This morning I went on an orientation tour of the library at the American Academy in Rome. It is a beautiful library, both conceptually and physically. Imagine sitting in small reading rooms next to wide open windows (no screens) that open onto idyllic Italian gardens. Imagine several floors of stacks that go down into a kind of crypt, and also those small, ladder-like circular stairways that lead to upper-level shelving. Imagine an aesthetic of contemporary simplicity and book preservation science in harmony with warm, traditional wooden desks and chairs. The cataloging system is unique to the Academy, neither Dewey nor Library of Congress. The fellows and residents here have wonderfully generous access after they’ve taken the orientation tour.


Over lunch I listened in as experts in Classical, Medieval and Renaissance studies earnestly debated the reasonableness of the term Dark Ages. Is it useful to say that ancient Classical knowledge – about architecture, for example – was forgotten and then revived in the Renaissance? Later, after I had made as much progress as possible on my project, I set out on a long hike from the Academy’s perch on the Gianicolo hill – with a stop at Bramante’s Tempieto – down the stone steps and across the River Tiber to the Pantheon. If you never took a survey of art history course, you might not know that the Tempieto is a miniature Renaissance “classical” style building of elegant proportions designed by the architect Donato Bramante in 1499. The Pantheon, by contrast, is a large Roman temple originally built in 27 BC, then rebuilt around 120 AD. After the lunchtime conversation, it seemed fitting to visit one of the most famous examples of Renaissance architecture and the nearly 1,900-year-old domed structure that inspired its maker.


This evening (Wednesday) most of the Academy community attended a lecture by the organization’s President and CEO, Adele Chatfield-Taylor. It presented the “story” of the American Academy since its founding in 1894, through wars and many other challenges. Several parts of this story were especially affecting: the commitment to cross-disciplinary conversation, the struggles to quell objections from scholars to the inclusion of artists, and the decision to develop the Rome Sustainable Food Project. The last mentioned is a commitment to local, organic and seasonal food inspired by chef and food educator Alice Waters. In so many ways it is helping the Academy achieve it mission to enable creative communication and collaboration. Meals are now a complete delight! That means people want to “eat in” and to linger in long, enjoyable conversations. I’m tempted to start including detailed descriptions of meals in my blog posts! Let me cite the post-lecture dinner as an example. It began with a delicious and aromatic pasta dish with Porcini mushrooms. A couple of us had special servings, made with rice-pasta – the kitchen happily accommodates all special diet needs! The pasta was followed by a delicious radicchio salad, then a course of fantastic broiled cheese. The dessert looked delicious, but I had to let it go.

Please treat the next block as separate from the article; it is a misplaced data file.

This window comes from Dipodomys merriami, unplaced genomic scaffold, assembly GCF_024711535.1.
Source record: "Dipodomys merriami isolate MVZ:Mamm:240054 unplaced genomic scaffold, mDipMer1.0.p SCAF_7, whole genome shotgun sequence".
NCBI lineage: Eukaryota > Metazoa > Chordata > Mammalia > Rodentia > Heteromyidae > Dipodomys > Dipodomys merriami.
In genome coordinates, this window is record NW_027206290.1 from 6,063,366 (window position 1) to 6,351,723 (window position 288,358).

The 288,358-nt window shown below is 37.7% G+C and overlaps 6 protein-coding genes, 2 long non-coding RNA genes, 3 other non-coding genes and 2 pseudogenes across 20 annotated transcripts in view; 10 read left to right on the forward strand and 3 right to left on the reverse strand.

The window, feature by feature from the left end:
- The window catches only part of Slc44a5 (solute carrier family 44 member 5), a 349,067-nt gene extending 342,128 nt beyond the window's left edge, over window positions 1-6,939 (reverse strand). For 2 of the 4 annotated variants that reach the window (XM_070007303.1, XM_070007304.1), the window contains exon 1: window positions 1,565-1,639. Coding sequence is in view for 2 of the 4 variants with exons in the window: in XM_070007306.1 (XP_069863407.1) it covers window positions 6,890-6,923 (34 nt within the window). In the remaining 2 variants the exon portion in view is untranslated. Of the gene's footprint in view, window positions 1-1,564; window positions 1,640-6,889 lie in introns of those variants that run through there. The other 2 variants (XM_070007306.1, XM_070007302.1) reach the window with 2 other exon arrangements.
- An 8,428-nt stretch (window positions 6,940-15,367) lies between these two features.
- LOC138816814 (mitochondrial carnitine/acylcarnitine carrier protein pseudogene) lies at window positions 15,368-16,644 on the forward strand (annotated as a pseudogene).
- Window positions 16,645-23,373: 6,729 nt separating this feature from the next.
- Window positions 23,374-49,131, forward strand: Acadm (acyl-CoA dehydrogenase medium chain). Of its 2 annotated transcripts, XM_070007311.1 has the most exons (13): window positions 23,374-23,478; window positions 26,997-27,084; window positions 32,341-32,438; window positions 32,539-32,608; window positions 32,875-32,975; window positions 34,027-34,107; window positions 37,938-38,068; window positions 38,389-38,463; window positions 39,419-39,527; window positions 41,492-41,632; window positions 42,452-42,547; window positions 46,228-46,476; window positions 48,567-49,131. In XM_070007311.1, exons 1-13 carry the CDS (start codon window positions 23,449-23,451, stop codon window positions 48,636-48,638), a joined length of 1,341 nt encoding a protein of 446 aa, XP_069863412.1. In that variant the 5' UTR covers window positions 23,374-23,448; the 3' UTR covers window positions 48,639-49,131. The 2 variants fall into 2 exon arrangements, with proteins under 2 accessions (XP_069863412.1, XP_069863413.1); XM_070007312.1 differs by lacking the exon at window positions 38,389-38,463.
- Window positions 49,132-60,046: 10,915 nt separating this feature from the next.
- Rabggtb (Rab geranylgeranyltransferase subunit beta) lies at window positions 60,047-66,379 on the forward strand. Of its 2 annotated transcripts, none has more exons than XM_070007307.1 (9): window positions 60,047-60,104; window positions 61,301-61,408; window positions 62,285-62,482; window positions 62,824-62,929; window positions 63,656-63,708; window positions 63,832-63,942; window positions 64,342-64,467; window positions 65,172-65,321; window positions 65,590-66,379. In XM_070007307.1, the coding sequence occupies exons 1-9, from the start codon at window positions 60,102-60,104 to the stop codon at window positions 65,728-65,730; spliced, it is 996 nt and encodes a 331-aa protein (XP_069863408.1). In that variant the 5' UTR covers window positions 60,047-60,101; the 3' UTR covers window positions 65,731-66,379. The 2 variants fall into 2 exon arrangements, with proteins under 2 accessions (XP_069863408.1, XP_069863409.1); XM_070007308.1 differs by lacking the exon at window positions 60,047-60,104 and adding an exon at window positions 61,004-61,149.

Filed under: Education, Travel

2 Responses to “Thinking about Thinking in Rome: part one”

  • avatar
    Dennis Y Ichiama FAAR'07 Says:

    Linda Duke,
    Enjoyed reading your blog which was forwarded by someone in my deparment. Your comments brought back many happy memories.
    Enjoy your visit. I’m sure they’ll be many more interesting events.
    Dennis Y Ichiyama
    Purdue University
    PS: I was at the Academy when we celebrated Alice Waters 60th and had a feast planned by her! I’d be happy to share some of the images.–di

  • avatar
    Linda Says:

    I’d very much like to see some of your pictures. I took some photos of a wonderful lunch at the Academy. Maybe they can be fitted into a future posting. Thanks for writing.